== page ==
“Startup Life” – everyone knows this means long hours and intense work schedules right? It’s all about doing more with less, and if you’re not putting in more time than everyone else you’re clearly not cut out for startups right? Right?
A little known fact: LunarLincoln has a 35 hour work week.
We also let our crewmates work whatever hours they want to. Why? For so many reasons. Because we want to create a sustainable work environment for our crew. Because we know we get better quality work when our dev’s are fresh and in the proper mindset for the task at hand. Because sometimes you hit a wall and just need to take a break to clear your head. We don’t put in “Let’s check Reddit since I have 30 more minutes till 5pm” time, and we don’t put in “I’ve already worked 50 hours this week on this project but have to put in 10 more to push it across the finish line, who cares about code quality at this point. Get. It. Done.” time.
We only require 32 hours because our crewmates are individuals who deserve to be husbanded and treasured. They aren’t expendable and they’re not interchangable. We aren’t a code factory, we’re a small shop of craftsmen. (Plus there is some science to this madness ^)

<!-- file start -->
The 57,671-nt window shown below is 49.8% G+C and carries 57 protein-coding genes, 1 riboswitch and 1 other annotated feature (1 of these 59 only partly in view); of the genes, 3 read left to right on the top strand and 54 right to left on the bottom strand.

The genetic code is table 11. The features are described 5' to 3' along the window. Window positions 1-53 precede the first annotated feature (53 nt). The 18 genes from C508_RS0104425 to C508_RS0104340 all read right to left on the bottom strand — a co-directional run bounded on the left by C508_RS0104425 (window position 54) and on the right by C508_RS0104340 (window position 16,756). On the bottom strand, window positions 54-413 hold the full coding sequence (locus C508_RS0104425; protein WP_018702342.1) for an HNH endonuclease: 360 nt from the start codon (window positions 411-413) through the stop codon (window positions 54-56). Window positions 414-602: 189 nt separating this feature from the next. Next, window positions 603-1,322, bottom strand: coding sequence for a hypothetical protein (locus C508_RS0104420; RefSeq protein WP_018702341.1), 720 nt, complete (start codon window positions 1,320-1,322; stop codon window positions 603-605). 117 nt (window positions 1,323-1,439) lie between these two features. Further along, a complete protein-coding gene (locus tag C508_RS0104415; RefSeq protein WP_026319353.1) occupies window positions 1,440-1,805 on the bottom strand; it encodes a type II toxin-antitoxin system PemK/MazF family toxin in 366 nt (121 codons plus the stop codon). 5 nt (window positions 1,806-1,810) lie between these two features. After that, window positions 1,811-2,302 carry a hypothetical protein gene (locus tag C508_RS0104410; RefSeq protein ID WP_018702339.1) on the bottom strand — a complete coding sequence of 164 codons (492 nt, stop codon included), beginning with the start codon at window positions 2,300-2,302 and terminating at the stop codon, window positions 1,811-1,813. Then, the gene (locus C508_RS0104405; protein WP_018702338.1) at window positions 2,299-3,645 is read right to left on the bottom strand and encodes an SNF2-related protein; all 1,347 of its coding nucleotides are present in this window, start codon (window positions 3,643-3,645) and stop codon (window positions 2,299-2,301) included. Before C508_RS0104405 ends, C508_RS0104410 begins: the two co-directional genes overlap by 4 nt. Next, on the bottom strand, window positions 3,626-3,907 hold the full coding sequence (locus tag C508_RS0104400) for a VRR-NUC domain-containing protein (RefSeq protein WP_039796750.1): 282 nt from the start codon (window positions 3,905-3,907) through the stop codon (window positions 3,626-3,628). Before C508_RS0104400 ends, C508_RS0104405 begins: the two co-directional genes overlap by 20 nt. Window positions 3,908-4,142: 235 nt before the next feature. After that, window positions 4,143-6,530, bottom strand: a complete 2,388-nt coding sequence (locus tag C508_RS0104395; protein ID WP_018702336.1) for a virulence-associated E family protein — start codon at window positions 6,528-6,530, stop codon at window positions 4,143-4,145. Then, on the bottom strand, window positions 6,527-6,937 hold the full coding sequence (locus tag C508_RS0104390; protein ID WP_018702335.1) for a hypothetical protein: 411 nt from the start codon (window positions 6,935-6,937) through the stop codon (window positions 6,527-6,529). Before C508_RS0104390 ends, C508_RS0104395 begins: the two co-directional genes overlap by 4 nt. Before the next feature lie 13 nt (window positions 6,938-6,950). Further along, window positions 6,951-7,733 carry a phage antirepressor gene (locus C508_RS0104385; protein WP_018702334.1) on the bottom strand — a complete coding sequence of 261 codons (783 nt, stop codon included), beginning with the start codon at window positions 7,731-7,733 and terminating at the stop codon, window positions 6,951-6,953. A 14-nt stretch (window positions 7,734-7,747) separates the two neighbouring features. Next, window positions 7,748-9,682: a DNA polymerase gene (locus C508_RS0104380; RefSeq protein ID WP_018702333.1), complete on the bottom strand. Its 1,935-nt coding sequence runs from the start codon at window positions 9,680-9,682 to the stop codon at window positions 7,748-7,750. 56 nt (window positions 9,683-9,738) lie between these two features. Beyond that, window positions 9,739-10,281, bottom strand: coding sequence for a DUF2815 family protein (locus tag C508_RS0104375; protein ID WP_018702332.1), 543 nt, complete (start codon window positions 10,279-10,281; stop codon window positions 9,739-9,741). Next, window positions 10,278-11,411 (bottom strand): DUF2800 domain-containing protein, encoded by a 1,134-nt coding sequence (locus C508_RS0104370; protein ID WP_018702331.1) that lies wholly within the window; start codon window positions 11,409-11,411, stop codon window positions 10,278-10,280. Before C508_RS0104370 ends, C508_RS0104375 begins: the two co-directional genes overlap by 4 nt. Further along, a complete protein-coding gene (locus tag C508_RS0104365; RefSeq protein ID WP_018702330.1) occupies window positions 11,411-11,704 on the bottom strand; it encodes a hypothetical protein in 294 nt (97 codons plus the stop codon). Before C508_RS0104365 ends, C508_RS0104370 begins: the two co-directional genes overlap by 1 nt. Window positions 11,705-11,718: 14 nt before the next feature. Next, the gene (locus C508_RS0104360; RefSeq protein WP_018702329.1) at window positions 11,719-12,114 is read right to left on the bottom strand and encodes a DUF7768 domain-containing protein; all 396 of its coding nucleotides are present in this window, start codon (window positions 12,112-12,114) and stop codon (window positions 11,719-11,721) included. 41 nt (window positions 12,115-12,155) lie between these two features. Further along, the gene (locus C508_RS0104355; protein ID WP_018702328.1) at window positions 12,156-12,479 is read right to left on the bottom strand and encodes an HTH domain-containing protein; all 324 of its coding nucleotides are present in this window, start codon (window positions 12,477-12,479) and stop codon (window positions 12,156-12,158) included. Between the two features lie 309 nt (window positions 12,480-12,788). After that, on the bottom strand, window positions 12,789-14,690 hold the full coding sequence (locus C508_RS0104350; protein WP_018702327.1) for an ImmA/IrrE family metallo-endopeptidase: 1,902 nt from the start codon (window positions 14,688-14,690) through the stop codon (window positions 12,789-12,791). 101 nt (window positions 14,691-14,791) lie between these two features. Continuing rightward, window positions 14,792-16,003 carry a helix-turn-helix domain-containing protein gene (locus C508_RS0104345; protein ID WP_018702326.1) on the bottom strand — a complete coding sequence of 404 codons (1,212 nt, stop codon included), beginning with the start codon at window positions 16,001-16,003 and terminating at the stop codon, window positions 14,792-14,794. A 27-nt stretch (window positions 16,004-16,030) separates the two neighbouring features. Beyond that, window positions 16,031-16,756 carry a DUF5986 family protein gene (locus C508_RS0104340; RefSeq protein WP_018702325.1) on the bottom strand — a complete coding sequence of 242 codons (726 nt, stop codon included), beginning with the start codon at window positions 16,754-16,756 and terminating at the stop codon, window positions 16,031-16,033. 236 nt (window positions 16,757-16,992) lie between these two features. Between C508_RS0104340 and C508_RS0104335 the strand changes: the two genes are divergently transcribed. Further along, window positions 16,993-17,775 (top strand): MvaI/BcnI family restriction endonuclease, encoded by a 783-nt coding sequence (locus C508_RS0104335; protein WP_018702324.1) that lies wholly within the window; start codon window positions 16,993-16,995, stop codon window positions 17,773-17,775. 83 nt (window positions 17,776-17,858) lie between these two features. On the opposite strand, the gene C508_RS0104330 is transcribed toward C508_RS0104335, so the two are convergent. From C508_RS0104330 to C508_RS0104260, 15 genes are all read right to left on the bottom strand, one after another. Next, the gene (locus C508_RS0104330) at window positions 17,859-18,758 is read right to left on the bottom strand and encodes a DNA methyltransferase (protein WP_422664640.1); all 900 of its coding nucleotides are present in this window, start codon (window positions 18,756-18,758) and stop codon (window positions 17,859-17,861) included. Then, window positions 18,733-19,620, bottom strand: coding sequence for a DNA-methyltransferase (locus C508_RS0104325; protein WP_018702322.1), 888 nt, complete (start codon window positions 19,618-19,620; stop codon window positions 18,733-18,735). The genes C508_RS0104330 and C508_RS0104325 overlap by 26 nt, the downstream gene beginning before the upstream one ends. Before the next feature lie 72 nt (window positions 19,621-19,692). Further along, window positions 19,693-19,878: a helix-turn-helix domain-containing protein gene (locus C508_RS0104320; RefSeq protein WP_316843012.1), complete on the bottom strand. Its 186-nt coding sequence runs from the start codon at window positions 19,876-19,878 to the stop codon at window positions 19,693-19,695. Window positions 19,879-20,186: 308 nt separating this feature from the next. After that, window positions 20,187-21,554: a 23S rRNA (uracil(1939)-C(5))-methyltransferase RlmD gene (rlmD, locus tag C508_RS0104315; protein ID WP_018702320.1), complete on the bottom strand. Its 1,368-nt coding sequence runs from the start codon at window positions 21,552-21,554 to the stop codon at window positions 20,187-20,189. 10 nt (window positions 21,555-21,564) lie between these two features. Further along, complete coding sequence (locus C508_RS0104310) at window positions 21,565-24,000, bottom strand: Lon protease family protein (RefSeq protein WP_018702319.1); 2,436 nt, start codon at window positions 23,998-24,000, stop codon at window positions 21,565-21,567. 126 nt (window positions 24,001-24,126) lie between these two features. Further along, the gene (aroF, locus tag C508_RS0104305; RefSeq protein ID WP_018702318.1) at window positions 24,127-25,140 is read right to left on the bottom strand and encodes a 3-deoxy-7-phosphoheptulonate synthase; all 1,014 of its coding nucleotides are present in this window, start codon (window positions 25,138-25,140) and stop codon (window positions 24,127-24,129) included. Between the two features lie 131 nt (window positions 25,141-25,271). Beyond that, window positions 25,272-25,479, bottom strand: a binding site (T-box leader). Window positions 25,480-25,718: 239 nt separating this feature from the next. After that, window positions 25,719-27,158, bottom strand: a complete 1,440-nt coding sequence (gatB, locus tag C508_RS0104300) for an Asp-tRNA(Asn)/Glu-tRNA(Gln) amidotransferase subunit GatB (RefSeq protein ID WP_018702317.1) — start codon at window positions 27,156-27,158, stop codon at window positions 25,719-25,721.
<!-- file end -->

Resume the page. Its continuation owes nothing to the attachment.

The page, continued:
Do your work. Do it exceptionally well and be proud of what you’ve created. Then go home and enjoy your life. If that life is learning more about mobile app development or building your own apps, awesome. If it is going to concerts and throwing dinner parties, that’s awesome too. We want our team to take that time and recharge and refresh, and most importantly we want them to live their lives.
But wait, you said a 35 hour work week, what are those 3 extra hours?
We want 32 hours of client-billable work. The work that supplies the paycheck. But you know what not only helps our crew but the final client product too? The time to learn new things. Learn the best new techniques, programs, and languages so that we can be more efficient, effective, and on top of our game. Those three hours are for personal development, whether that is reading blogs, using some extra time to try a new thing, or going to an event in town. It’s important and nonnegotiable.
While there are many approaches tech companies take for “salaried” workers we feel that this equation works the best. “Startup Life” doesn’t have to equal epic burn out.
For us, “working to live” makes for a happy balance and keeps us excited to build new things each and every day.